A Taste of Paradise

According to a Norwegian folk tale, Oleana is the garden of paradise. The restaurant Oleana is a kind of cozy
By Angela M. Salvucci

According to a Norwegian folk tale, Oleana is the garden of paradise. The restaurant Oleana is a kind of cozy and warm—yet decidedly grown-up—paradise. Nestled in a residential neighborhood a few blocks away from Inman Square proper, Oleana is a glowing oasis that beckons to passersby on Hampshire Street to sample its cuisine—Mediterranean fusion with Spanish, French, Turkish, Armenian and Greek influences. Head chef Ana Sortun (given name: Oleana), an alumna of Harvard Square’s Casablanca, has been cooking and creating to accolades from the likes of Bon Appetit and The James Beard Foundation since she opened Oleana with co-owner Gary Griffin in 2001.

Oleana’s menu offers a pre-appetizer course comprised of prêt à manger items, described aptly by the server as “tasty little things to eat with bread.” The warm olives ($4) are a rather safe choice, though not a particularly rewarding one. They were small and not very meaty or tasty, served with crusty, airy and equally unexciting bread. A more adventurous choice of spicy carrot puree ($3) might be worth the risk.

Appetizers, in general, are often the spot on a menu where restaurants shine the brightest, and Oleana’s satisfying and delightful appetizers hit that spot quite wonderfully. The pumpkin börek ($8)—a savory version of pumpkin pie wrapped in a delicate layer of pastry—is very mildly pumpkin-y, spiced to heavenly autumnal perfection and topped with apple, arugula and tahini. For those who like to play with their food, the dolma—a crispy fried-dough wafer served with hot goat cheese, beet tzatziki and bean plaki—allows an experimental diner to try these three treats in a variety of combinations. The warm goat cheese in particular is delicious and simple, a new take on comfort food.

Oleana’s entrees are hearty, satisfying and excellent. Sortun is mindful of using as much organic meat and produce as possible, and does so with the help of local farms. An earthy sort of goodness is evident in dishes such as the seared scallop special ($23). Five fresh, tender and juicy scallops surround an herbalita red wine reduction of bacon, celery, onion, carrot and gigante beans atop a mild turnip puree. The bland turnip does not add much to the scallops, which are quite tasty in their own right, and the bread pudding-esque herbalita is fatty and almost slimy, a poor textual complement for the scallops. One vegetarian option is an entrée-sized portion of ricotta and bread dumplings in red wine porcini sauce ($14). The dish is filling and zesty, and probably best eaten in the appetizer portion ($7). The other vegetarian option— a five-course tasting menu with dessert ($38)—often includes the dumplings as well as a variety of meatless prêts, appetizers and entrée accompaniments.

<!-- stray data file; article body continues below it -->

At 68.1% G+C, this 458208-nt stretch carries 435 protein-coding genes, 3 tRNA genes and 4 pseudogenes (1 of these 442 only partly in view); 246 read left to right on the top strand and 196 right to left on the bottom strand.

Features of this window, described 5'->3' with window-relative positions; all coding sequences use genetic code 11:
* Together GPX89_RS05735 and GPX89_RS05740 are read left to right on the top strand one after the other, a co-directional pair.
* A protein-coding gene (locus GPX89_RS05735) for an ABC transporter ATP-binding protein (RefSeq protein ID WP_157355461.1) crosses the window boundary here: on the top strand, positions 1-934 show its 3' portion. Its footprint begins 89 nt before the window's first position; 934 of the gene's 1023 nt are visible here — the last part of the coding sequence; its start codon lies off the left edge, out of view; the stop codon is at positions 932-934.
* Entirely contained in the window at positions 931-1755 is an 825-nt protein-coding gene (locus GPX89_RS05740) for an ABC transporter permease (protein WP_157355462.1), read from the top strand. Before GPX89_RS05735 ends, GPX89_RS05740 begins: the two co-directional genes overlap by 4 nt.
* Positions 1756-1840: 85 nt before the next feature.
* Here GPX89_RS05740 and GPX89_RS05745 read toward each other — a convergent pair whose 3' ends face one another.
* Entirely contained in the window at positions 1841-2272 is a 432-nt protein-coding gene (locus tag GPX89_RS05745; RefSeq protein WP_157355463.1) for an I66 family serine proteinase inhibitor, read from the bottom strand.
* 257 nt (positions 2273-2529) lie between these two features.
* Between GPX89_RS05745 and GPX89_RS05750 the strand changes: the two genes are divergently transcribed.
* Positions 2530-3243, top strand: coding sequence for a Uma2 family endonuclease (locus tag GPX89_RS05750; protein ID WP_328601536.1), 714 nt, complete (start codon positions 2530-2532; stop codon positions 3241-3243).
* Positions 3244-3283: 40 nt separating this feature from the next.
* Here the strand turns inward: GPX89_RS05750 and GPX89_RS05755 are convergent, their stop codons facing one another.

Pastry chef Maura Kilpatrick masterfully handles seasonal ingredients, turning out inventive desserts and inspired traditional favorites. The desserts are disguised as “Maura’s Homemade Ice Cream,” where each ice cream is paired with a more substantial complement. The subtly flavored maple sugar semifreddo ($8), an icy, custardy frozen confection, is accompanied by a good but very sweet cranberry tartlet and an unfortunately small dollop of spiced cranberry sorbet that in one mouthful (that’s all there is of it) contains all the sweet things of Thanksgiving. The dessert is light and refreshing, and yet allows one all the sinful pleasure of dessert three times over. In another dessert, Kilpatrick pairs salted almond ice cream with warm chocolate souffle ($8). Although the ice cream on its own is rather disconcerting, the harmony of salty and sweet together is lovely on the palate and accentuates the deep chocolate of the soufflé. For the traditionalist there is Turkish specialty palace bread—bread pudding soaked in syrup with mascarpone, poached pears and pistachio ($8).

With such creative and exciting food—salty ice cream, adorable presentations, things you eat with your fingers—one can’t help but wonder why Oleana looks (and feels—we were nearly roasted in our seats by an electric “wood” stove) like a sauna in Aspen instead of a reflection of the rich flavors and cultural history that inspire its food. Oleana need not take its décor as seriously as its mainly bespectacled Cantabrigian clientele take themselves. A bit more color adds to the stone gray and earth-toned wood interior—in the form of dishes, paintings or even funkier banquette cushions—would arouse the senses more keenly, and would turn what is already an excellent dinner into a fabulous experience.


134 Hampshire St.